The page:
Dental 3D printers have helped the dental industry create complex, custom dental prosthetics and appliances in a highly accurate and repeatable process.
Many industries have benefited from advances in 3D printing technology, with the dental industry being one of the most prominent use cases for 3D printing. The ability to manufacture precise implants, bridges, crowns, and other orthodontic devices has improved workflow efficiency for dental labs so they can respond to the rising demand.
This guide will explore the various 3D printing technologies ideal for printing dental parts and the best dental 3D printers on the market.
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How are dental parts 3D printed?
When 3D printing dental parts, the process typically begins with creating a 3D digital model using specialized Computer-aided designs (CAD) software.
The CAD software obtains data from scans or impressions of patients, which are then used to create a 3D digital model of the dental part. This is then sent to a 3D slicer which converts the 3D model into a format a dental 3D printer can understand. The 3D printer builds the object layer by layer, each fused or cured, depending on the specific technology used.
Sometimes, the printed part may require post-processing, such as polishing and finishing, to get the desired finish. Once the part is complete, the patient receives a perfectly fitting dental device, such as crowns, bridges, and implants.
3D Printing Technology for Dental Applications
Some of the most common technologies used for 3D printing dental parts include:
Stereolithography is a 3D printing technology that uses a laser to cure photosensitive materials layer by layer to create solid parts. This resin 3D process is ideal for creating precise, highly-detailed prototypes requiring watertight tolerances and smooth surfaces like molds, guides, and trays.
Digital Light Processing (DLP)
Digital Light Processing (DLP) is another generation of SLA 3D printing that uses liquid resin and projector or an LCD screen. The projector flashes an image of an entire cross-section of the object that is cured when exposed to ultraviolet light.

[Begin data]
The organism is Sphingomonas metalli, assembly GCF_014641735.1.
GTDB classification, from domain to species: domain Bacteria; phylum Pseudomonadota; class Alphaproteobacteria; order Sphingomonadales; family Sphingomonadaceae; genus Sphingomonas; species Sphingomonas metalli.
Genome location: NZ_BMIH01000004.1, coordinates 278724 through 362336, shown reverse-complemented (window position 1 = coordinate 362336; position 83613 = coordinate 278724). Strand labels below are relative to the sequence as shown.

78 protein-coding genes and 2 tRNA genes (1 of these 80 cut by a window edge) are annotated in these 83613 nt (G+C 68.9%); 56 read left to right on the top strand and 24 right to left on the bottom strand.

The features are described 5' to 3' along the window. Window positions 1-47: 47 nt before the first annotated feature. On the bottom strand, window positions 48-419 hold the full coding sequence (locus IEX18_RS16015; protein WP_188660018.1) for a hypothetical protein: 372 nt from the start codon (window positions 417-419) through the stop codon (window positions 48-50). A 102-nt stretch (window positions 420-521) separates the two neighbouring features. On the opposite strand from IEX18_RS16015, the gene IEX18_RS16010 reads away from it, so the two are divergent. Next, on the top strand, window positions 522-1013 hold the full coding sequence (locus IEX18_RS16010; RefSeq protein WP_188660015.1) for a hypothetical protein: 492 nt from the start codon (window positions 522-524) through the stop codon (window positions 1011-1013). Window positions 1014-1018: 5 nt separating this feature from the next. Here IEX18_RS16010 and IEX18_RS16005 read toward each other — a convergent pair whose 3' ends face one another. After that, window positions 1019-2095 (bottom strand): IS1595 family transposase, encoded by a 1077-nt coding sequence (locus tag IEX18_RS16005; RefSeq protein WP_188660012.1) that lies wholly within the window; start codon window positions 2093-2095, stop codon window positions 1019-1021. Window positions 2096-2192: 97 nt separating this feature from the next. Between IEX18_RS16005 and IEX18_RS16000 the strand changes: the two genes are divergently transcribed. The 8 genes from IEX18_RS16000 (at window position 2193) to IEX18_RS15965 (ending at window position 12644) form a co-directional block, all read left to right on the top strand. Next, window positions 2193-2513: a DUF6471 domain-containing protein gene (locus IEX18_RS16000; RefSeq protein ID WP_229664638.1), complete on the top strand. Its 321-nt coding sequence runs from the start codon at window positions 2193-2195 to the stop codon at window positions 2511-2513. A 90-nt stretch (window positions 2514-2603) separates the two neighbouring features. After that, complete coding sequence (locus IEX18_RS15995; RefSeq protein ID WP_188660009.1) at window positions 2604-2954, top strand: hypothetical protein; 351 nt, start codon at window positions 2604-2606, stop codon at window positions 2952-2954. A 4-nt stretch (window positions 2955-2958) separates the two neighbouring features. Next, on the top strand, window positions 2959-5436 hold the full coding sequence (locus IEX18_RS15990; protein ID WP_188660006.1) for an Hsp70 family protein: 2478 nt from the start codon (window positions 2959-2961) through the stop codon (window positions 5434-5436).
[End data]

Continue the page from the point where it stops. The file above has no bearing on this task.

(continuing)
DLP 3D printing technology works well for printing dental parts because it also produces highly detailed and accurate parts with smooth surface finish. DLP technology works faster than traditional Stereolithography technology because it uses light to harden the entire layer rather than line by line.
However, Digital Light Processing does not accurately solve the classic speed vs. quality issues existing in the predecessor SLA 3D printers. Another potential challenge with DLP is that its single projection source means that the image can become distorted, which can lead to uneven build quality.
Nexa3D’s LSPc ® technology
mSLA, or Masked Stereolithography, is a later generation of stereolithography that uses an LED array light source instead of a laser or a single projection point. The LED array projects light through an LCD panel which masks certain pixels while printing so curing occurs only in the unmasked section.
mSLA is one of the fastest 3D printing technologies that can also maintain print quality for even the most intricate geometries. However, Nexa3D’s proprietary version of mSLA technology–Lubricant Sublayer Photo-curing or LSPc®–goes a step further. This technology combines a UV light array and LSPc® Optical lens layer to ensure light uniformity in this process, which is essential for optimal use of LSPc® High Contrast Mask.